SealLine Dry Bags (SealLine & Baja) Review :
With a trip ahead of us spanning the globe, it was always understood that the gear that we brought with us had to last. Having traveled enough in rainy weather to know that it can ruin more than just your mood, protecting my gear from saturation was a huge priority.
I decided to hold and protect all my worldly possessions with SealLine Dry Bags. I browsed through the selection for the sizes most appropriate to accommodate my Xtracycle world. My goal was to distribute the weight as close to the bottom bracket as possible to counter the stresses inherent to off-road bicycle touring.
2-10 Liter bags would be perfect to put towards the front of the Xtracycle and contain up to 10 days worth of food.
1- 20 Liter bag would fit all my clothes and 1 30 liter bag would hold my rain gear, Thermarest and sleeping bag.
And so in about 70 liters I could contain my entire worldly possessions.
The transparent See-Bags were appealing because I could avoid having to dump out the contents of my ever changing arsenal of calories when the chef requires an ingredient I was carrying. And if I needed that one specific extra layer I could focus my search more accurately. Even more appealing was that they were a few dollars less. This price reduction should have had me suspicious, but I have always respected Cascade Designs for their extensive warranty support and expected their product to be reliable.
I settled with three transparent See-Bags and 1-30 Liter Baja Bag (Bright Green). The See-Bags are made with thick clear plastic vinyl, a similar fabric used to create windows on jeep soft-tops. The opening of the bag is reinforced with two thicker black plastic strips that are used to help seal off the top. A few folds are all it takes to create a waterproof seal.
I quickly got used to the convenience of being able to see exactly where everything was in my bags. This was a welcomed convenience in the chaos of the beginning of an epic journey. After about a week of use, I started to recognize signs of weakness at the edges of the black plastic strips. It presented itself as the smallest sliver of a crack around the outside edge of the bag.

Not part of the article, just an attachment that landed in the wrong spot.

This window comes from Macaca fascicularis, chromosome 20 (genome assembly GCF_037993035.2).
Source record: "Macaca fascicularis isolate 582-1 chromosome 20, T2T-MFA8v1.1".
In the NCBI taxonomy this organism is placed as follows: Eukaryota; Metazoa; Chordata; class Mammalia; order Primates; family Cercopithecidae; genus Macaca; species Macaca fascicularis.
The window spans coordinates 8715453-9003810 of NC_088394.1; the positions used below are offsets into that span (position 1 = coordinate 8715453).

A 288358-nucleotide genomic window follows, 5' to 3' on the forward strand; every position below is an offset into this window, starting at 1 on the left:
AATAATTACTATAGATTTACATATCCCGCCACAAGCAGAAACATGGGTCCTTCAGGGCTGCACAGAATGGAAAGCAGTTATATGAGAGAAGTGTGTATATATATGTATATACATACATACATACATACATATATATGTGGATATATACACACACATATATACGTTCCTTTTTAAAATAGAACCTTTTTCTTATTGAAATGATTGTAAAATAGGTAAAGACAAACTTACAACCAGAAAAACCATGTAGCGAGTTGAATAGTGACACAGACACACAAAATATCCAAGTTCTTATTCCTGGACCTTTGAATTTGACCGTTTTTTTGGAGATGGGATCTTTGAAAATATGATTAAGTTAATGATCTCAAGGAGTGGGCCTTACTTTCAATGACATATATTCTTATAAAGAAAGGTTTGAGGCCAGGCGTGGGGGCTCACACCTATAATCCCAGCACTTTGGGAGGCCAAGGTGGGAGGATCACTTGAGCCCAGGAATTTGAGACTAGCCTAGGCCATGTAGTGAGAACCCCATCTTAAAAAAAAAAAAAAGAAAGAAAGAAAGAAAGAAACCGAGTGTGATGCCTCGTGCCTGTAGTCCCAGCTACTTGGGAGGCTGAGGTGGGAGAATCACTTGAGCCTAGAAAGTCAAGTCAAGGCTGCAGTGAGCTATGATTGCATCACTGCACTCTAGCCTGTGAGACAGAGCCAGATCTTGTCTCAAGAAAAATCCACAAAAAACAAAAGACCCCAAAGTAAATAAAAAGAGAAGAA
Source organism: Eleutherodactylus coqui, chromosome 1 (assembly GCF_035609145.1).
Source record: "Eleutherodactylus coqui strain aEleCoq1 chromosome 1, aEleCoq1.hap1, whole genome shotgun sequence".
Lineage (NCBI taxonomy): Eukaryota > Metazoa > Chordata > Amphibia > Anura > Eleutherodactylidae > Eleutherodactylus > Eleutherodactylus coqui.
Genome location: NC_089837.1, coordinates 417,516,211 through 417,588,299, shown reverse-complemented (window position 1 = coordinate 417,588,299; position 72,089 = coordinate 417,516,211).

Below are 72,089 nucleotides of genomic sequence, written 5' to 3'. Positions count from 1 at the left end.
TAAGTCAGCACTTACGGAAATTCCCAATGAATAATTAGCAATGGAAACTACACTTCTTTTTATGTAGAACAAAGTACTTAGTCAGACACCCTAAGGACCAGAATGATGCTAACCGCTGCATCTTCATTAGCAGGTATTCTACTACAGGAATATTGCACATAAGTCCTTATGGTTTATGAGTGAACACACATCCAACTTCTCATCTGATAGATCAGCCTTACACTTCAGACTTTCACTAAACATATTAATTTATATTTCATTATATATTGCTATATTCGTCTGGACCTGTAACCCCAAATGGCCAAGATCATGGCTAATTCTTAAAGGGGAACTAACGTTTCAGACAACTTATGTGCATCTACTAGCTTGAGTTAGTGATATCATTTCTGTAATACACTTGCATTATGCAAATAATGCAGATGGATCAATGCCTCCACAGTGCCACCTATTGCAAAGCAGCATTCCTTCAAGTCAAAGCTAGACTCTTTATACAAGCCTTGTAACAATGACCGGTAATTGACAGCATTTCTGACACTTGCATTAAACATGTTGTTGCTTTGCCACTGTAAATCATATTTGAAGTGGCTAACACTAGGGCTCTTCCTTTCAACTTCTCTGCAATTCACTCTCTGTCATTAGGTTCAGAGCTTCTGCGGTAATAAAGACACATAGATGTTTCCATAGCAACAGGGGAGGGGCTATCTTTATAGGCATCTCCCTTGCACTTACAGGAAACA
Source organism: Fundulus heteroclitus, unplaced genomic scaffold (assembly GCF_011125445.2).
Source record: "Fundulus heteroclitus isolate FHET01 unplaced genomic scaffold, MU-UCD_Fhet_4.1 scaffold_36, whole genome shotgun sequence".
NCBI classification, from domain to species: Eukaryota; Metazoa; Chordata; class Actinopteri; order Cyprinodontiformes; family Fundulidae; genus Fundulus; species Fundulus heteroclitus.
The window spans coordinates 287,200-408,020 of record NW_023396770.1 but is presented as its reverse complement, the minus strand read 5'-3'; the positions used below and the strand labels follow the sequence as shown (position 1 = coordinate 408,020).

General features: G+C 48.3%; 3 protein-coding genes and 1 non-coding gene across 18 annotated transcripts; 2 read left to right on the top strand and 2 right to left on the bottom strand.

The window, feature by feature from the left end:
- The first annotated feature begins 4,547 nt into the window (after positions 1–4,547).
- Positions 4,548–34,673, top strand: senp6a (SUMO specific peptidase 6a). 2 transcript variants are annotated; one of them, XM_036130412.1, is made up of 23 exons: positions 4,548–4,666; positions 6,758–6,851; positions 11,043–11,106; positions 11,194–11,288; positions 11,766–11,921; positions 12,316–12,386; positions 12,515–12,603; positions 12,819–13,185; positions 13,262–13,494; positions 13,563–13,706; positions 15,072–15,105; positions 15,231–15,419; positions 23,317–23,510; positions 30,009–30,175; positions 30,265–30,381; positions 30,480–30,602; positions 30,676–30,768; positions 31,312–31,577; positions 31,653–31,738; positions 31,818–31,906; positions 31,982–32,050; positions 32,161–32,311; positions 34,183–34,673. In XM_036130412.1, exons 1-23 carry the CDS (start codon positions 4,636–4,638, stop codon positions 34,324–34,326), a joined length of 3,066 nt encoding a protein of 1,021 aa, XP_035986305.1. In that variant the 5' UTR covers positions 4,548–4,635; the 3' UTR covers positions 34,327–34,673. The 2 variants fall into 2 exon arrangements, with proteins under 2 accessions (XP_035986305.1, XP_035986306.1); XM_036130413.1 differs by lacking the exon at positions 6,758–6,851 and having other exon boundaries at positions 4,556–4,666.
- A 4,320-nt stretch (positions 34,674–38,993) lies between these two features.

After about 7 days of use, I was mighty disappointed to see that they were failing already. What made it worse was that it was obvious that the tear would not only get worse, but that it was an inherent flaw that would inevitably destroy the other two I had recently purchased as well.
Within about three weeks (of constant use, naturally), all three of the See-Bags were failing despite my efforts to baby them by rolling the tops as smoothly as possible. This made them mostly waterproof, which was okay considering I was not planning on submerging them (at least not, yet). It did however limit the space from 20 liters total to about 14, which made some of the less-supported segments of our trip more difficult.
By the end of the month, there were 4-5 inch tears in the clear vinyl at the lining the black strips exposing an obvious deficiency. The fabric was never truly designed for tight creases/folds necessary to create the seal that makes Dry-Bags, jus that, dry.
Every time I went to grab my dry bags they were threatening to tear away the top four inches, rendering them useless.
The inevitably rapid failure of the bags leaves me to wonder how SealLine can even sell them without offering a large warning sticker deeming, “These bags are not intended for extended use. They will work just fine for a week long rafting trip, but your expectations for these bags should proportionally decrease with each passing moment.”
The Baja Bag, however, has worked superbly, without any complications or fear of complications. Costing a couple bucks more, it is entirely worth the added hassle of not being able to instantly determine where the contents of the bag are. The fabric is a heavy duty weaved vinyl that is very tear-resistant, operating on the same idea that duct-tape and rip-stop nylon use. If you get a small tear it would stay that size because of the inter-weaved fibers.
Unfortunately, Cascade Designs has repeatedly failed to honor their warranty for their equipment, consistently claiming that because the gear is being used so much, and thus "worn and torn", they will not help. I advise getting dry bags from Gaia Sports as their warranty policy is solid, "If it ain´t dry, it ain´t right."